Criminal Procedure - Bail

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Definition: Bail is where any person is released after arrest and can
remain at liberty until the next stage of their case.
Who? Bail can be granted by the police,Magistratesor the Crown
Police Bail
Police Bail @ the station
Custody officer makes the decision to grant or refuse bail
If the suspect's name and address cannot be discovered or is thought not-genuine, bail won't be given
Must follow principles of bail, as set out in the Bail Act 1976
Police can impose conditions
Criminal Justice Act 2003 introduced street bail
Court Bail (M/CC)
S4 of the Bail Act 1976:
There is a general right to bail, but the court need not grant a defendant bail if it is satisfied that there are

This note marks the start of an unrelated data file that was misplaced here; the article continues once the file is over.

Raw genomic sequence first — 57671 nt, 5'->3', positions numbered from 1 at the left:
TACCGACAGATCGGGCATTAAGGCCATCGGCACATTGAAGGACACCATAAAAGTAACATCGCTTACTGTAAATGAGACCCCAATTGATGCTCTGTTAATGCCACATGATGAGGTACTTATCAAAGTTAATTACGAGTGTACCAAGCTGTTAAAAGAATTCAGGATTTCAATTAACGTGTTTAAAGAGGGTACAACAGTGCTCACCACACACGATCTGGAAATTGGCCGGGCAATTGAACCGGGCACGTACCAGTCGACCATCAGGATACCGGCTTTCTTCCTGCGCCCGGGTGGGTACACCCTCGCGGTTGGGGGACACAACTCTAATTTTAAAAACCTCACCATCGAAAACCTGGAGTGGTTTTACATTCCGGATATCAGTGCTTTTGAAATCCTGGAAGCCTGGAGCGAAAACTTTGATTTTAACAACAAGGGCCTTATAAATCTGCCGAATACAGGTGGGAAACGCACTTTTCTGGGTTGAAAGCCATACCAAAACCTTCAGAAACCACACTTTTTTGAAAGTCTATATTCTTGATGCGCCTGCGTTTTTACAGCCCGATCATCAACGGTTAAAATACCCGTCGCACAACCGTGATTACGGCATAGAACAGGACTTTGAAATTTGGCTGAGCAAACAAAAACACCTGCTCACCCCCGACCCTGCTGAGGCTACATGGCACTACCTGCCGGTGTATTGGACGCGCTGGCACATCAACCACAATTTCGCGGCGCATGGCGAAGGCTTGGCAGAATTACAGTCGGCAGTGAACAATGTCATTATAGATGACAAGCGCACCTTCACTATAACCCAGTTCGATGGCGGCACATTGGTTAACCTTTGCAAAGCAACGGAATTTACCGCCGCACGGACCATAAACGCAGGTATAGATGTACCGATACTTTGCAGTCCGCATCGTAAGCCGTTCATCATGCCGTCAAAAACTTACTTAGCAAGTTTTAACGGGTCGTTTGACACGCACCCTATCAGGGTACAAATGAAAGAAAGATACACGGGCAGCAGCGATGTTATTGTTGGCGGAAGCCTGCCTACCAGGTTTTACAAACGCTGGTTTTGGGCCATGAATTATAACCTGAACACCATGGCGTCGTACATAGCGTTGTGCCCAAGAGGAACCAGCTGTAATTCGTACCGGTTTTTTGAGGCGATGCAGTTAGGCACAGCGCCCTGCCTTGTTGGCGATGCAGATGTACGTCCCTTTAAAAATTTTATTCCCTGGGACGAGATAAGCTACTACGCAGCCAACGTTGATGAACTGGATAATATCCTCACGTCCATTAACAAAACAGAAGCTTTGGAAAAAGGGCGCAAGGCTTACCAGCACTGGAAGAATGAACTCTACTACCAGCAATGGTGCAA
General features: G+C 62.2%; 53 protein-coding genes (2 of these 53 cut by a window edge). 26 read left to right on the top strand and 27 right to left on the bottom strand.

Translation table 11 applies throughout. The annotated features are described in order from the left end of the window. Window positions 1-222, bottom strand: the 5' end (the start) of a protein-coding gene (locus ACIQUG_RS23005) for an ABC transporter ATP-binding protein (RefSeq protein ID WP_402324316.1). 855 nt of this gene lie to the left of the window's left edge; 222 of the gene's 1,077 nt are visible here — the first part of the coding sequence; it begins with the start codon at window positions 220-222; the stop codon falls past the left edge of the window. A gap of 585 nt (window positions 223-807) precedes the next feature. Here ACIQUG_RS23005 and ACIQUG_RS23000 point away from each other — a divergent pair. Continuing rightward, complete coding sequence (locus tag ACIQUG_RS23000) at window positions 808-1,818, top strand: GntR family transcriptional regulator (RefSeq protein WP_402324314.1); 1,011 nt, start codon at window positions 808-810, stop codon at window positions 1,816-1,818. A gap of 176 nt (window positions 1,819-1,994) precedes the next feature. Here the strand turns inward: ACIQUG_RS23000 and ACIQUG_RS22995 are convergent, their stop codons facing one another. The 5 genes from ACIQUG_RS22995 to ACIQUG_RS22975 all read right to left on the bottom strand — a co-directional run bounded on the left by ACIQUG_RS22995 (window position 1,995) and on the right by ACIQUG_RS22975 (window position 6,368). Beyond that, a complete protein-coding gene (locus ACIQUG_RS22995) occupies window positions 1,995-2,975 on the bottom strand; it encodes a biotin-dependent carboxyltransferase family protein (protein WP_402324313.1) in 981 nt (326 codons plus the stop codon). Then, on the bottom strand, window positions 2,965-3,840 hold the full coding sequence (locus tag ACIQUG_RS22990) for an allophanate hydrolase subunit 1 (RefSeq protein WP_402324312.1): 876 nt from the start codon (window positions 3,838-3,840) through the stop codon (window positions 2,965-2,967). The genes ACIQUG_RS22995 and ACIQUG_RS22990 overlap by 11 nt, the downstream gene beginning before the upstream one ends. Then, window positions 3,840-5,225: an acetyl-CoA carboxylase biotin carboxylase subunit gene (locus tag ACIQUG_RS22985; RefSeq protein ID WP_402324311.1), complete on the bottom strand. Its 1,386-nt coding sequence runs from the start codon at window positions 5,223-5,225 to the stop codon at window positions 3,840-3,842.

substantial grounds for believing that the defendant if released would:
Fail to surrender;
Commit an offence;
Interfere with witnesses or otherwise obstruct the course of justice;
Or will be in danger and should remain in custody for their own protection.

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Types of bail
Unconditional Conditional
This is when the defendant has only one This is where there are some risks in giving
condition: to attend court at a specified time. unconditional bail.
This type of bail is for defendants the The type of condition imposed will depend on
courts/police aren't concerned about ­ the risk factors involved.
typically summary offences.
Bail Conditions:
Conditions which can be imposed:
Surrendering passport;
Residing at a certain address;
Surety for bail;
Curfew & tag .…read more


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